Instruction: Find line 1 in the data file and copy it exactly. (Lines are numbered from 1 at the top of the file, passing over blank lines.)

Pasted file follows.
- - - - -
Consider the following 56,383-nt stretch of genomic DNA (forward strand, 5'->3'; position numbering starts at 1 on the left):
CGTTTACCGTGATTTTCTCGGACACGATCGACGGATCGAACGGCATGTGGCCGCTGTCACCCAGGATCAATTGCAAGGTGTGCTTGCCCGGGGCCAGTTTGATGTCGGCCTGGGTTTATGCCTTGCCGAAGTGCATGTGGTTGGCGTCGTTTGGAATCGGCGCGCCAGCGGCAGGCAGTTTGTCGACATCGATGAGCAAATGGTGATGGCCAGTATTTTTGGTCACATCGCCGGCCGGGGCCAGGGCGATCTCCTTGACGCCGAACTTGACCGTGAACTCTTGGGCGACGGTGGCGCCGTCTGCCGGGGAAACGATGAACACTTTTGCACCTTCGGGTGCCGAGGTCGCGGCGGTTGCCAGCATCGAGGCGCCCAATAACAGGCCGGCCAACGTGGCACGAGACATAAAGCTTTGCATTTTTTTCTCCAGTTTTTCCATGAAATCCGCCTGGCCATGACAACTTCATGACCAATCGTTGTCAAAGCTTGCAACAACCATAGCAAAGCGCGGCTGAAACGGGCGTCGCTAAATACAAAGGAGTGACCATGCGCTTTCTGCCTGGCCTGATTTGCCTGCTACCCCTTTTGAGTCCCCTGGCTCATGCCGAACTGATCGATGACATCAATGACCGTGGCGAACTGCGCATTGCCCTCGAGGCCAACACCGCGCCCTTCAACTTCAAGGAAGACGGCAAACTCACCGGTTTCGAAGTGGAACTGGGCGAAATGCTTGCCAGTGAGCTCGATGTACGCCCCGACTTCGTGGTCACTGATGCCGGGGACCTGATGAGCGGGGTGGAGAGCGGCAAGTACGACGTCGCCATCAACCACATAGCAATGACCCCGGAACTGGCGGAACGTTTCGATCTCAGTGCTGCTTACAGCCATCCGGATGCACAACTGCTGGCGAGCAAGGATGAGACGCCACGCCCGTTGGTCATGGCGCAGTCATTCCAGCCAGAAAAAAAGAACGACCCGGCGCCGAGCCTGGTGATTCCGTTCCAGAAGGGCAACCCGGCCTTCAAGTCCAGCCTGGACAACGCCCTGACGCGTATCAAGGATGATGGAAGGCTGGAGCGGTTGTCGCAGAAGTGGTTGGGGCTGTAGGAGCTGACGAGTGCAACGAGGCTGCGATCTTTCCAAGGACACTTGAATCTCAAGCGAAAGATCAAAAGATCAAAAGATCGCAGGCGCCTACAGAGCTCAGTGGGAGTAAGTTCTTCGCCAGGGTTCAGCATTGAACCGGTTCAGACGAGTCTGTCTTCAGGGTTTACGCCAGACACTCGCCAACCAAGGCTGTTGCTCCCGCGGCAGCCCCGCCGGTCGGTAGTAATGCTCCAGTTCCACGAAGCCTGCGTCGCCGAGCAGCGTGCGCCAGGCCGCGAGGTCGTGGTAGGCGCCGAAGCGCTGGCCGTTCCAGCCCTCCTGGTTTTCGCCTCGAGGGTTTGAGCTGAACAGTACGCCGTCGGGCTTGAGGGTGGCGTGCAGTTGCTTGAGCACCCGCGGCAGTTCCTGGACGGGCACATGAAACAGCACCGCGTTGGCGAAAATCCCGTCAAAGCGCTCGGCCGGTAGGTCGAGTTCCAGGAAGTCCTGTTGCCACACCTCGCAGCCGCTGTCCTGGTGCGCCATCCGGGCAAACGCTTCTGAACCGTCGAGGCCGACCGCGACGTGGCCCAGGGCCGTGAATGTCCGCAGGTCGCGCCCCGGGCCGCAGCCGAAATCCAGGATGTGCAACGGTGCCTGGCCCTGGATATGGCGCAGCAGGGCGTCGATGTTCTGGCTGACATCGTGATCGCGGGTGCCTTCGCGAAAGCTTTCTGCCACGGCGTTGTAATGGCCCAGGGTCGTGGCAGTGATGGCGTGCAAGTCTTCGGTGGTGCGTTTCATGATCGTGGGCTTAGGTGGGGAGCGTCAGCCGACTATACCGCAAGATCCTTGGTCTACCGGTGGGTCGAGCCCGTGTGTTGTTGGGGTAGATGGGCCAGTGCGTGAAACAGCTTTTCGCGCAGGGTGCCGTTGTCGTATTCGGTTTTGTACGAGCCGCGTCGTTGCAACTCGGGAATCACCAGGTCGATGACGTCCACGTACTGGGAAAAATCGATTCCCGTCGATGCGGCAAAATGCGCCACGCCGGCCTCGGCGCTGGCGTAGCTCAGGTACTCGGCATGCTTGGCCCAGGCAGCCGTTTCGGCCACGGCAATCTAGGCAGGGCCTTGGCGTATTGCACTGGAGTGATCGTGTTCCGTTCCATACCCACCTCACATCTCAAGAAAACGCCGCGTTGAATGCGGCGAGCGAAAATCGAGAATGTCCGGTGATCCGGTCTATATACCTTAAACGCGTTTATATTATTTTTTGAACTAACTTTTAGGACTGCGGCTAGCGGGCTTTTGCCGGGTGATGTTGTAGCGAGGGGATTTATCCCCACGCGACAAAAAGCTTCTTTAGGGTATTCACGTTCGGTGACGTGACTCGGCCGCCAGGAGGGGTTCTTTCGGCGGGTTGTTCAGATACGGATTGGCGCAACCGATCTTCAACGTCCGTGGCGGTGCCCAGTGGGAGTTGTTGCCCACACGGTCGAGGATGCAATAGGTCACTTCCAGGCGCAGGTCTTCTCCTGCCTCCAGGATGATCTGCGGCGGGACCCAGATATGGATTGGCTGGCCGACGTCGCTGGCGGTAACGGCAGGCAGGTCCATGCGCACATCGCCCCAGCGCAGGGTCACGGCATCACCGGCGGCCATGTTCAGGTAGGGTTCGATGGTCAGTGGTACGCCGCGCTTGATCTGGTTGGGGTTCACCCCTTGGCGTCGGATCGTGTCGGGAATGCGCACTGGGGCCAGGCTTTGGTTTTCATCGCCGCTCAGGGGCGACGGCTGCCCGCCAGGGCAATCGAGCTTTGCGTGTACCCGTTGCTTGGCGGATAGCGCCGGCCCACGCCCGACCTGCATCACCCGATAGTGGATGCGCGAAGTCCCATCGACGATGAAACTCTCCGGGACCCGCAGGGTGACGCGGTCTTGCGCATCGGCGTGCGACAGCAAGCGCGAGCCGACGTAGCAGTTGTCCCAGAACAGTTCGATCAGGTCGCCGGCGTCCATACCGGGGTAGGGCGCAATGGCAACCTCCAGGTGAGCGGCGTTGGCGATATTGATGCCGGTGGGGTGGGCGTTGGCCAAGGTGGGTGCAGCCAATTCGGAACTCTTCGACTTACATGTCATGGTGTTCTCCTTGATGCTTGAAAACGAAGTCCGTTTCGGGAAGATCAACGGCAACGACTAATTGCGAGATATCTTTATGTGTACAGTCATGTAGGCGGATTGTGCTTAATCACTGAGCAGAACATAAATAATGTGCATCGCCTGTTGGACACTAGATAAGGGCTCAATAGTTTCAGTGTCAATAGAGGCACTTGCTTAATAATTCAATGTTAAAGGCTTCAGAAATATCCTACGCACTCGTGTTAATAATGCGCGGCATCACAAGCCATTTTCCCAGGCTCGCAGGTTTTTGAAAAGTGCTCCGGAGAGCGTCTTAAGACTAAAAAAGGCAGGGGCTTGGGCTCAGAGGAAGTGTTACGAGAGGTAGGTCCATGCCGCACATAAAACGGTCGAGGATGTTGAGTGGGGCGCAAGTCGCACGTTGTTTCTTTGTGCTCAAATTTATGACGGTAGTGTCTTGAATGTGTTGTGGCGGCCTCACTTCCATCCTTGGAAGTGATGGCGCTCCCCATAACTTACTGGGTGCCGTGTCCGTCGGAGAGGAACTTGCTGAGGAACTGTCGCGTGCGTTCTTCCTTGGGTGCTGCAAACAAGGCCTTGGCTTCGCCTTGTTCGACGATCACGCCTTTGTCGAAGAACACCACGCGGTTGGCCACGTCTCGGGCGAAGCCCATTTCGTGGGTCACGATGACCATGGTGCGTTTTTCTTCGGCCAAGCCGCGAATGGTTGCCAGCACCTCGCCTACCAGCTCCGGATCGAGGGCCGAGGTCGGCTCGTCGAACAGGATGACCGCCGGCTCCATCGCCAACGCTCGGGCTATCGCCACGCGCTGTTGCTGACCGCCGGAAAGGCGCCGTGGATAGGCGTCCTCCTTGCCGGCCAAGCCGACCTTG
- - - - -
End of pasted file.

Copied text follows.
Consider the following 56,383-nt stretch of genomic DNA (forward strand, 5'->3'; position numbering starts at 1 on the left):